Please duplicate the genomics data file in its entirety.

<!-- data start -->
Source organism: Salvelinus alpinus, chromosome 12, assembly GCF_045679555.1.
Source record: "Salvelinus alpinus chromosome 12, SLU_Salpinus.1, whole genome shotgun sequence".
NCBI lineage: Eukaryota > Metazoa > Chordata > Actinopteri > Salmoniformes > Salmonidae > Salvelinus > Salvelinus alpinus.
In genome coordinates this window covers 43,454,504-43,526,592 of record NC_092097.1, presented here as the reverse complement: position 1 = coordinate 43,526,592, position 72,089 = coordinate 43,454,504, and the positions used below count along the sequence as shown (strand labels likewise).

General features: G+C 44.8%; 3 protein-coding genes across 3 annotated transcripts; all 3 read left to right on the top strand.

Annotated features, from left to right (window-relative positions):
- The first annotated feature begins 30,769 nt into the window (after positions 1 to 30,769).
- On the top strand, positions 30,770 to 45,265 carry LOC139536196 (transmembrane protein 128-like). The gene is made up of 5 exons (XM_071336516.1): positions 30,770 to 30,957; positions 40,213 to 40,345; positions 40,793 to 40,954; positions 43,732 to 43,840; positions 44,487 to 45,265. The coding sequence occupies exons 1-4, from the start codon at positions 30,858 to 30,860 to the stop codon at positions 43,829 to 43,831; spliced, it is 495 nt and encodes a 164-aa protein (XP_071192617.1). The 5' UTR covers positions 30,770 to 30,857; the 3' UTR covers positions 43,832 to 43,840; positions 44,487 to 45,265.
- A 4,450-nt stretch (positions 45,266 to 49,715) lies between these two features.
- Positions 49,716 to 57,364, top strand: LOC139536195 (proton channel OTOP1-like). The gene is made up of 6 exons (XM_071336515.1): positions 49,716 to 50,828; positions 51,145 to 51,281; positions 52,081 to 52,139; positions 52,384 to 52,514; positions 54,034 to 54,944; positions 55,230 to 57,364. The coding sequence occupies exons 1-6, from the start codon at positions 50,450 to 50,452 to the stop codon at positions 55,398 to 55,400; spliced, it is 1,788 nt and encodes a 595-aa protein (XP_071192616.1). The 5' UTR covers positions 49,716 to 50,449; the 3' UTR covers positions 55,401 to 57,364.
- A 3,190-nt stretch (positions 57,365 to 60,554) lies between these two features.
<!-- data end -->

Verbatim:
Source organism: Salvelinus alpinus, chromosome 12, assembly GCF_045679555.1.
Source record: "Salvelinus alpinus chromosome 12, SLU_Salpinus.1, whole genome shotgun sequence".
NCBI lineage: Eukaryota > Metazoa > Chordata > Actinopteri > Salmoniformes > Salmonidae > Salvelinus > Salvelinus alpinus.
In genome coordinates this window covers 43,454,504-43,526,592 of record NC_092097.1, presented here as the reverse complement: position 1 = coordinate 43,526,592, position 72,089 = coordinate 43,454,504, and the positions used below count along the sequence as shown (strand labels likewise).

General features: G+C 44.8%; 3 protein-coding genes across 3 annotated transcripts; all 3 read left to right on the top strand.

Annotated features, from left to right (window-relative positions):
- The first annotated feature begins 30,769 nt into the window (after positions 1 to 30,769).
- On the top strand, positions 30,770 to 45,265 carry LOC139536196 (transmembrane protein 128-like). The gene is made up of 5 exons (XM_071336516.1): positions 30,770 to 30,957; positions 40,213 to 40,345; positions 40,793 to 40,954; positions 43,732 to 43,840; positions 44,487 to 45,265. The coding sequence occupies exons 1-4, from the start codon at positions 30,858 to 30,860 to the stop codon at positions 43,829 to 43,831; spliced, it is 495 nt and encodes a 164-aa protein (XP_071192617.1). The 5' UTR covers positions 30,770 to 30,857; the 3' UTR covers positions 43,832 to 43,840; positions 44,487 to 45,265.
- A 4,450-nt stretch (positions 45,266 to 49,715) lies between these two features.
- Positions 49,716 to 57,364, top strand: LOC139536195 (proton channel OTOP1-like). The gene is made up of 6 exons (XM_071336515.1): positions 49,716 to 50,828; positions 51,145 to 51,281; positions 52,081 to 52,139; positions 52,384 to 52,514; positions 54,034 to 54,944; positions 55,230 to 57,364. The coding sequence occupies exons 1-6, from the start codon at positions 50,450 to 50,452 to the stop codon at positions 55,398 to 55,400; spliced, it is 1,788 nt and encodes a 595-aa protein (XP_071192616.1). The 5' UTR covers positions 49,716 to 50,449; the 3' UTR covers positions 55,401 to 57,364.
- A 3,190-nt stretch (positions 57,365 to 60,554) lies between these two features.